The Anchoress has some useful links.
The devastation in that benighted country (our own little bit of Africa in the western hemisphere) demonstrates how deadly it can be to be poor, and why attempts to hold back economic growth in the third world with things like Kyoto and cap’n’tax are almost genocidal.
[Update a while later]
“You hear yells everywhere from underneath the rubble.”
[Update on Thursday morning]
Why is Haiti so poor? Some hypotheses from Tyler Cowen.
[Update a few minutes later]
History’s most deadly quakes. I expect Haiti will be added to this list, though it’s unlikely to set a new record.
[Update late morning]
Remembering the “good times” in Haiti:
On an official visit to the island in the 1980s, as head of the Latin America/Caribbean Bureau of the U.S. Agency for International Development (USAID), I witnessed a grown man, my 28-year-old executive assistant, a lawyer who had not traveled extensively outside the U.S., cry inconsolably after touring an orphanage and hospital run by Belgian nuns and supported by USAID food and medical aid. The rest of my team consisted of experienced (read: hardened) professionals who had seen famine and desolation in other countries many times. The assistant had been shocked at the sight of the “triage” set up by the nuns, whereby they calmly and tenderly separated emaciated Haitian newborns into those who would not survive the night and those who might. Both groups received the same loving care from the nuns, but the ones born with no chance of survival did not receive precious resources that could be used to save the lives of other, slightly stronger infants with a chance of living another day and perhaps even surviving.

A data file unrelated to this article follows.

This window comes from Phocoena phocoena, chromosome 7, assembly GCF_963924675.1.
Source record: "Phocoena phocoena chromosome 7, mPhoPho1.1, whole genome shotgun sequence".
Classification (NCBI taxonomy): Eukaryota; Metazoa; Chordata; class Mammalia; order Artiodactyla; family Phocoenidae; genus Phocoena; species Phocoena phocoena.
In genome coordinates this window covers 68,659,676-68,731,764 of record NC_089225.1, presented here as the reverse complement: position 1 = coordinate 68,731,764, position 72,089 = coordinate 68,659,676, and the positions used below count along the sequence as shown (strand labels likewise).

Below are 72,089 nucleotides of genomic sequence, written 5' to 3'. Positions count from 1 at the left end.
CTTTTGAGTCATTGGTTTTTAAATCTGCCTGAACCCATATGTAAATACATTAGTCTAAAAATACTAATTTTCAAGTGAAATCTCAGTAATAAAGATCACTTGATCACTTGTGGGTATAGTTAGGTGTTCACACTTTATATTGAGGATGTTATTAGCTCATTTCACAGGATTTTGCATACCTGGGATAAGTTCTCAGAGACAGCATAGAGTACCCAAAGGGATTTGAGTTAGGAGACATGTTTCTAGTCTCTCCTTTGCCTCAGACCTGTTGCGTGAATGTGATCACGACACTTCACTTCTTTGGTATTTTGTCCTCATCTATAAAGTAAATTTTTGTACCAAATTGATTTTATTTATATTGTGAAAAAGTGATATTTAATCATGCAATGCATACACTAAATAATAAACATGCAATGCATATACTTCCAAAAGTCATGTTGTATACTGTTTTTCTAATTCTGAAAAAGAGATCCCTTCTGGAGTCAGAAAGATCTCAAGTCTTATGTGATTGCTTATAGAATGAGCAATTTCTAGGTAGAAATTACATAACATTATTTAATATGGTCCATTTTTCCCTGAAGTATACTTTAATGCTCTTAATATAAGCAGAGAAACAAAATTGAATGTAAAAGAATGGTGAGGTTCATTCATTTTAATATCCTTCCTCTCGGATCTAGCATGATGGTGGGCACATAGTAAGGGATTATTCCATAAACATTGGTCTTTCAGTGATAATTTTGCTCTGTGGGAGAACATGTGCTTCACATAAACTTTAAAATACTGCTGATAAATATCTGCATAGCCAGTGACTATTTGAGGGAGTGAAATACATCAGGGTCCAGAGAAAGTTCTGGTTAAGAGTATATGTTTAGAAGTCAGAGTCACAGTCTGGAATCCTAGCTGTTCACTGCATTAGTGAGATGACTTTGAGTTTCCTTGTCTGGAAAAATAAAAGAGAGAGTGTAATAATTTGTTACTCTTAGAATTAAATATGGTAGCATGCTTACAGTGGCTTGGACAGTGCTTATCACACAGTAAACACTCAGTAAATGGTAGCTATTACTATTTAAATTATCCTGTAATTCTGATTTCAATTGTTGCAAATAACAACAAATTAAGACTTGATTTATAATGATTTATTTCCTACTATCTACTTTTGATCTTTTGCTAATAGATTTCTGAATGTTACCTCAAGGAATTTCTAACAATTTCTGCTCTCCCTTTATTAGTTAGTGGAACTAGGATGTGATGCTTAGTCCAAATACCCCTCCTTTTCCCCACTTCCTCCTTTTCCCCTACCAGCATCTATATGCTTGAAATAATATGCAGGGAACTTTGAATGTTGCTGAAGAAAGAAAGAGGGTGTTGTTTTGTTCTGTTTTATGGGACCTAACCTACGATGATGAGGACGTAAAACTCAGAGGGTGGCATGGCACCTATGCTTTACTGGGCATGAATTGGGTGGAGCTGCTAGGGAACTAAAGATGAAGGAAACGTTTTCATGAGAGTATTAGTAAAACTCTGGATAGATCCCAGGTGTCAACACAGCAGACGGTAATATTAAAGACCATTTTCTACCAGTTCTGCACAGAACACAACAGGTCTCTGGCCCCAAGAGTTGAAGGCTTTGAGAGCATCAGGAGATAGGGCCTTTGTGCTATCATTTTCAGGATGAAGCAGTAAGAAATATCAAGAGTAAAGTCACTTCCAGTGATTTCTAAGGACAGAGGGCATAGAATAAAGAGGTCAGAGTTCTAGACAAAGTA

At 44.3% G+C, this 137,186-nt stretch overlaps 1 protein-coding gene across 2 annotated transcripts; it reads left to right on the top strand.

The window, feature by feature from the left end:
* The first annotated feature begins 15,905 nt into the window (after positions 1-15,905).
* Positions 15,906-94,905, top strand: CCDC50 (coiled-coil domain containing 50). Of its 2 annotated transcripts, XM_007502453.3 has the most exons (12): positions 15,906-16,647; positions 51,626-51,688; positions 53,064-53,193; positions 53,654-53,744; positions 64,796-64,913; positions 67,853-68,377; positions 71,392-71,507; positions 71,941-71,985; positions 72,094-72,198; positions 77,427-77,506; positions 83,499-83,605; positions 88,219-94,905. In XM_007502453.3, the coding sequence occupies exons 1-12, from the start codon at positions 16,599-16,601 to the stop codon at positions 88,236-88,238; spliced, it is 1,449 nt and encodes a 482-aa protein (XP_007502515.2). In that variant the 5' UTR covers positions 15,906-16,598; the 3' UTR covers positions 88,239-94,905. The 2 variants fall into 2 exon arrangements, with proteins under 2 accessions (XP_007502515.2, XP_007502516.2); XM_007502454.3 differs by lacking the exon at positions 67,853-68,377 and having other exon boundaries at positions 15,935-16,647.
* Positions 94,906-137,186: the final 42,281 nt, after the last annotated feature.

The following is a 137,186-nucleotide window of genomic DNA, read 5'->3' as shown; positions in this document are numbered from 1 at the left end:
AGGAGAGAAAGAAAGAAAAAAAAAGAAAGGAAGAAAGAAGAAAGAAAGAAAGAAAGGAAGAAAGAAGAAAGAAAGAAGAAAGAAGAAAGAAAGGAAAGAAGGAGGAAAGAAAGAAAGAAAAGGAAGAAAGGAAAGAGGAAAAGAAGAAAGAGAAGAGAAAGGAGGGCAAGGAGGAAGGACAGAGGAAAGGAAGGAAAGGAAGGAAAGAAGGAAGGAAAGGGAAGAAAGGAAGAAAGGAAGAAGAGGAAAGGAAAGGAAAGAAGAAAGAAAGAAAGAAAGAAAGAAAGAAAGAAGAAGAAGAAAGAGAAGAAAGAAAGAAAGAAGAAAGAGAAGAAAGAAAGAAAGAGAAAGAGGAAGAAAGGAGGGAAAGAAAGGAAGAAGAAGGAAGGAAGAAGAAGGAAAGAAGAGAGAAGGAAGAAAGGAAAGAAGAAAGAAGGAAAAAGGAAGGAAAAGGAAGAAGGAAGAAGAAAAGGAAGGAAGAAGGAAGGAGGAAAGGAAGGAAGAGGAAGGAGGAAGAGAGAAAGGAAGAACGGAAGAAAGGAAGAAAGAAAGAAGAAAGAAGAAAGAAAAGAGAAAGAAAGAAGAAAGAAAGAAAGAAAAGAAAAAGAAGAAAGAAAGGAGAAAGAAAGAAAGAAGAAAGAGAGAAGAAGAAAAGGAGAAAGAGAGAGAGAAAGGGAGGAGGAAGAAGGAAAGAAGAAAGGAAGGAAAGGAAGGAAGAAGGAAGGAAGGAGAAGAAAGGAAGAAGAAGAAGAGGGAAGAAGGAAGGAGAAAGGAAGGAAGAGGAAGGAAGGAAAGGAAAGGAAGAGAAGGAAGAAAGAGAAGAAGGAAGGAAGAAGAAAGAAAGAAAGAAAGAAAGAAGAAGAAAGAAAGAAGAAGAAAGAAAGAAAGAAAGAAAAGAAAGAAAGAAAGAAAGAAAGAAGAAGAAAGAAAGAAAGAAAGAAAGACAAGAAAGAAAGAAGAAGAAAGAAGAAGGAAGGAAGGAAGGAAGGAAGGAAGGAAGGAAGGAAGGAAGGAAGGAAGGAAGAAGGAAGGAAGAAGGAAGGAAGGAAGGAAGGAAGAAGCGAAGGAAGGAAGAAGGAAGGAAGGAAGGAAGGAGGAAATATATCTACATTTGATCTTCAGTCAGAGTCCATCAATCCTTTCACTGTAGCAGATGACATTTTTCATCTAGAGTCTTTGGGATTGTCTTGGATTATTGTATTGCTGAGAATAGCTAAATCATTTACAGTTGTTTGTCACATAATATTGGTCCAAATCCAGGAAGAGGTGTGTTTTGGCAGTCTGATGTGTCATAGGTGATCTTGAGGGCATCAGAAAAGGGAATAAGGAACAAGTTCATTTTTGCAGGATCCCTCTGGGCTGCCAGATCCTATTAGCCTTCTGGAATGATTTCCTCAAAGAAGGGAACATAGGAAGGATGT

That hospital, run by angelic Belgians and their Haitian collaborators, was a metaphor for the entire country. The U.S. chose to deliver its significant assistance (more than that of any other nation) only through private organizations, because the government of Haiti was deemed either too incompetent or corrupt to deliver it safely.
It hasn’t improved in the interim, and this disaster is unlikely to improve it.
Living in Boca Raton, almost all of the blacks that I encountered were Haitian (many of them checkout and stocking personnel at the local supermarket). They were good people, and obviously very happy to be here.